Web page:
c/o butnotforme.com

c/o butnotforme.com

Last Sunday, April 10, Ryan Carmichael and Jason Stefaniak came to campus to screen their debut feature film entitled “But Not For Me” with the help of Ladies First and Cardinal Pictures. Carmichael and Stefaniak met in NYU’s graduate film program, and went on to found the New York-based Impolite Company.

Their production company explores the idea that great art needs to address issues that are not conventionally considered polite to help broaden a person’s way of thinking and change how they experience their daily lives. After the screening, Carmichael and Stefaniak stayed to answer questions about everything from questions about their company to the value of the humanities in filmmaking.

“I think Wesleyan definitely has students who are passionate and want to be involved in film and I wanted to give them the opportunity to hear from people who are definitely in the game and are growing continuously and have had some experience and knowledge and are able to say ‘Here’s what I’ve done and contributed and here’s what it looks like,’” one of the organizers of the event Giselle Lawrence ’18 said. “It was really me reaching out to Cardinal Pictures, and particularly Ladies First reaching out to Cardinal Pictures, as an opportunity for students to come in.”

“But Not For Me” follows the story of Will, an aspiring artist who works as a copywriter to pay the bills in New York. He struggles with his meaningless job and his failure at accomplishing his dreams of being a performer. But when Will meets his new neighbor Hope, he is immediately moved. The two talk about their family, how they define themselves, and their dreams through the wall that separates their rooms. Hope speaks about her grandmother, who taught her to play the violin.

“She believed in the power of music to save the world,” Hope said.

Will begs her to play for him, and she finally agrees. As she plays, he puts a beat to her music and sings along, creating a beautiful and unique combination of classical and modern music. Will asks her to do street performances with him, and Hope reluctantly agrees.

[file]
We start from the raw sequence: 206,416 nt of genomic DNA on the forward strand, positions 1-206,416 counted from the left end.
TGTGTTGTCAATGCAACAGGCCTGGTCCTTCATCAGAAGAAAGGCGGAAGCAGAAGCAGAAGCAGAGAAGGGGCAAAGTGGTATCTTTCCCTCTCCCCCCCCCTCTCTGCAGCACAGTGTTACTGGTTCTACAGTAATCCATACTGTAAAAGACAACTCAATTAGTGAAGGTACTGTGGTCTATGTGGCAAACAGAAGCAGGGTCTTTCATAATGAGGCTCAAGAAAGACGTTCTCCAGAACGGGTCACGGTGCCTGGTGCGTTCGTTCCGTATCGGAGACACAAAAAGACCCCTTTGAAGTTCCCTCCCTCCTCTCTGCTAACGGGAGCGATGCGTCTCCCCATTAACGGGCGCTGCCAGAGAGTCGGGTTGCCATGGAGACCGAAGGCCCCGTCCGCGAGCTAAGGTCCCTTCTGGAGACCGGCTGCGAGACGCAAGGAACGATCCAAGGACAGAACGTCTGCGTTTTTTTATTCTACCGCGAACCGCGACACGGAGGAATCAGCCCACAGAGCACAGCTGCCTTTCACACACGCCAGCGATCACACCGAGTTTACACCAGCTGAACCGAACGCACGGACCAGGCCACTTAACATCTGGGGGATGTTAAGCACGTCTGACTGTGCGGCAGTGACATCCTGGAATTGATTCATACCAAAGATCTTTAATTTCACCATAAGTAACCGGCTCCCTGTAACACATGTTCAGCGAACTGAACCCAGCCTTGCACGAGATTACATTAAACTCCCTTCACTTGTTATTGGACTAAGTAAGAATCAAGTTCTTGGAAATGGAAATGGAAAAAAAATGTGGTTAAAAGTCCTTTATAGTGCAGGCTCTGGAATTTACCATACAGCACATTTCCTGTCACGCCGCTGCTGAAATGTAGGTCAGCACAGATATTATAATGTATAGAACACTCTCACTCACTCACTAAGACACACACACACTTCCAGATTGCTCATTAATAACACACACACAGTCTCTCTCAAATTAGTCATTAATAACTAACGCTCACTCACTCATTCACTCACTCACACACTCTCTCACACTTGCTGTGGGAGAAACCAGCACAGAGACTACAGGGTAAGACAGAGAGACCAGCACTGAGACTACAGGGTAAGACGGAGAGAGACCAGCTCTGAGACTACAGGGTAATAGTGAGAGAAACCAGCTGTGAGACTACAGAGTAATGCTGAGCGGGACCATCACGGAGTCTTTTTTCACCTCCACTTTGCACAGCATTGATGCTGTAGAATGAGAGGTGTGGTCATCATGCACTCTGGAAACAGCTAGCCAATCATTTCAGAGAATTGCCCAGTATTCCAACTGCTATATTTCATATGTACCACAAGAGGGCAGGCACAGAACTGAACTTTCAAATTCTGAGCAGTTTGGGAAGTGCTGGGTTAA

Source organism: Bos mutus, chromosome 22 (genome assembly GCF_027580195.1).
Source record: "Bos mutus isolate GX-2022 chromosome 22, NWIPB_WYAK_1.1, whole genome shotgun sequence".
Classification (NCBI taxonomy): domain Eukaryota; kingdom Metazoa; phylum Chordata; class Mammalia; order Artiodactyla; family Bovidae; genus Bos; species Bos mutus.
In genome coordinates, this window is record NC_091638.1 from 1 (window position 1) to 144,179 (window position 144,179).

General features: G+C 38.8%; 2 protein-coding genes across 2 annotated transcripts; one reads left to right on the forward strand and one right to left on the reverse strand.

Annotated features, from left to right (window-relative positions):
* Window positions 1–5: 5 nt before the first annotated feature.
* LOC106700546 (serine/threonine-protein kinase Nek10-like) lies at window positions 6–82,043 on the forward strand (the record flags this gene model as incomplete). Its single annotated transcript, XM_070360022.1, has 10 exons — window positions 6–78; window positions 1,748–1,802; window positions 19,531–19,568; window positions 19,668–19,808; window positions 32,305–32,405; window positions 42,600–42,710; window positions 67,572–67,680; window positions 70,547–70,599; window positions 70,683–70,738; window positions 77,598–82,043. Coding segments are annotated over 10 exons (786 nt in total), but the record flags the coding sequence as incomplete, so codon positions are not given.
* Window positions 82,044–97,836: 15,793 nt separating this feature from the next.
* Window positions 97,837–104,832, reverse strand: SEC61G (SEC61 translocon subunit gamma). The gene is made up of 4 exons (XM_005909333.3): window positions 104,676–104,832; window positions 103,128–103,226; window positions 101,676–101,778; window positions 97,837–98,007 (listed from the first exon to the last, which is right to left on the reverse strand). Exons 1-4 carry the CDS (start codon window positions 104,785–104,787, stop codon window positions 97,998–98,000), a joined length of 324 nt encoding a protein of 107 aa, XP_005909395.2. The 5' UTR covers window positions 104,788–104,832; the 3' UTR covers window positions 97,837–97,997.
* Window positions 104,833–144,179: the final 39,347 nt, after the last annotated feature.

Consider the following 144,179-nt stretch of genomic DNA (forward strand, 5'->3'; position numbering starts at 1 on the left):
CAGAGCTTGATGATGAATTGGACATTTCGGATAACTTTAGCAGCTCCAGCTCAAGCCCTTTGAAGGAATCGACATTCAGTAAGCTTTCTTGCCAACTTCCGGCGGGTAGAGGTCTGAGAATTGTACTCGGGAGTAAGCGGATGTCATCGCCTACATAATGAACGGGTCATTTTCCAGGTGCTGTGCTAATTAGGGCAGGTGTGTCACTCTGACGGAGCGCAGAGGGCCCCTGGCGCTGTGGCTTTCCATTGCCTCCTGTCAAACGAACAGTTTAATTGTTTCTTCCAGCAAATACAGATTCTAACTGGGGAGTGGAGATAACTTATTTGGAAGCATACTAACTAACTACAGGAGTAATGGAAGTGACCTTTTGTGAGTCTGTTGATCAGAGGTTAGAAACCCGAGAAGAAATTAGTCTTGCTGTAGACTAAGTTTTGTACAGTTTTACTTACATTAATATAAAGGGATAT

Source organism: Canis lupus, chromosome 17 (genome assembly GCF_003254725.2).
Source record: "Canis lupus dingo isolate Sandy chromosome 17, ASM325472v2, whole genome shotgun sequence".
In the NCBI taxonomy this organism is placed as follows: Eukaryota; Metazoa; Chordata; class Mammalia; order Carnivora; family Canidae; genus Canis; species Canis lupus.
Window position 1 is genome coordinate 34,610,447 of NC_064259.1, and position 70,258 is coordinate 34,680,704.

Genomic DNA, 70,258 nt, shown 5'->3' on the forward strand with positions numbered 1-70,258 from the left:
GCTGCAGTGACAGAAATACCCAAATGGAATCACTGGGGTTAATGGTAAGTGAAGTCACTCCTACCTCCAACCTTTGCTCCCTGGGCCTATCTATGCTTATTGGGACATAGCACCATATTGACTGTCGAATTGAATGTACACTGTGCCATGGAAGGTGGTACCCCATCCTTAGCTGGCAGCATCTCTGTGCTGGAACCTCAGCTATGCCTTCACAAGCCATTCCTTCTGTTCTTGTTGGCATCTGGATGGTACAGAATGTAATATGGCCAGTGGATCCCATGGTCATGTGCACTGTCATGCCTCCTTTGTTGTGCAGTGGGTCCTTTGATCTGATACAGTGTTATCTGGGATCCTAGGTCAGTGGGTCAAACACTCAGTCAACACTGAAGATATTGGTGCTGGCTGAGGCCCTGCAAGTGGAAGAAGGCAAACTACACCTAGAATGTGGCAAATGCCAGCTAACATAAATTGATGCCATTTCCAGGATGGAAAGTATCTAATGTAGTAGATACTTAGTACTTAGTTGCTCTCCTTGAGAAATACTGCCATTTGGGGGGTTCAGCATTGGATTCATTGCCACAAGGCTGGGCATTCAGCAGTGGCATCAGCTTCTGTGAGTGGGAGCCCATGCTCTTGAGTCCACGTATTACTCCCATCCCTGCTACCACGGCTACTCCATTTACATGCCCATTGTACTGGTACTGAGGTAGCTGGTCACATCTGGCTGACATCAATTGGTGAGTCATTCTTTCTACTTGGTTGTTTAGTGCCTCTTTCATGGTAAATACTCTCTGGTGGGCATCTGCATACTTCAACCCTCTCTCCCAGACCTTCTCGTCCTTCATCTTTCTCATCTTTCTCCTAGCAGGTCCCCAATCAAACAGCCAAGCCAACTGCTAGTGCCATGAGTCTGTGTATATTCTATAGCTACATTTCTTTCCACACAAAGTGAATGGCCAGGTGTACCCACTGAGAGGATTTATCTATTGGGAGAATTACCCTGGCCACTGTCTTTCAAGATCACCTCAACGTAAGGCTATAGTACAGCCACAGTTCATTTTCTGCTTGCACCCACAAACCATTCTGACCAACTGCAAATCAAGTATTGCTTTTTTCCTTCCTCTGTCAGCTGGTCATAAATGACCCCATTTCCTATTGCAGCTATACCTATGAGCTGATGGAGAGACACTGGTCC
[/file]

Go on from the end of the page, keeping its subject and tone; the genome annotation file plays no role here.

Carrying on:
They perform (with wide approval) in the streets of New York. Their stunning combination of hip hop, spoken word, and classical music overlays their intense and intricate relationship. When Will’s dad dies, his unravelling world collapses even more. With this breakdown, Will is forced to merge his dreams of what could be with the reality of what is.

The film further challenges the dichotomy between dreams and reality by introducing an alternate Will as the narrator of the film. This replacement Will is stabbed by a group of unidentifiable men. After the screening, Carmichael addressed this form of self-sabotage and its relevance to the wider film.

“First and foremost, as far as a general layer of the movie is concerned, those scenes were constructed as a postmodernist commentary on the story that’s being told,” Carmichael explained. “You have the opening narration, which is like, ‘I’m going to tell you the story.’ That’s where we get that out of the way initially. [Will]’s always referencing back to the fact that a story is being told. When we get to the part where he’s being stabbed, he’s saying, ‘Well, I’m a narrator, and as the narrator my job is to keep order.’ But there can’t be order when someone loves unrequitedly.”

In the end, Hope moves out of the neighboring room with a new man, leaving Will with an unsatisfying goodbye and more confusion. He is forced to conform his desire to change the world to the necessity of getting a job that pays the bills and dealing with real and complicated relationships. His beliefs are constantly challenged and defied, and “But Not For Me” follows his struggle to find happiness and define the meaning and purpose of art in a convoluted world.

After the screening, Carmichael and Stefaniak answered questions about how they met, the creation of Impolite Company, and the technicalities of production. When asked how they funded “But Not For Me,” they laughed.

Stefaniak addressed the question, saying that they started a Kickstarter campaign with an $100,000 goal, knowing that they probably wouldn’t reach it. The campaign gave them some press coverage, and soon, a woman to whom Stefaniak had once sold a fan contacted them, harboring an interest in their project. After some communication, they met with her in person.

“She said to us, ‘How much money do you need to make the film?’” Stefaniak explained. “I said, ‘$100,000?’ And she said, ‘Okay!’”

In the discussion that followed, Carmichael and Stefaniak shared the difficulties and rewards that came with their ongoing search for success in the film world. In a way, their journey mirrors Will’s pursuit for meaning in art.

“People will listen to you. And while they’re doing that, let me give them something to think about,” Will begs Hope, echoing Carmichael and Stefaniak’s attempt to make people think about our own societal problems.

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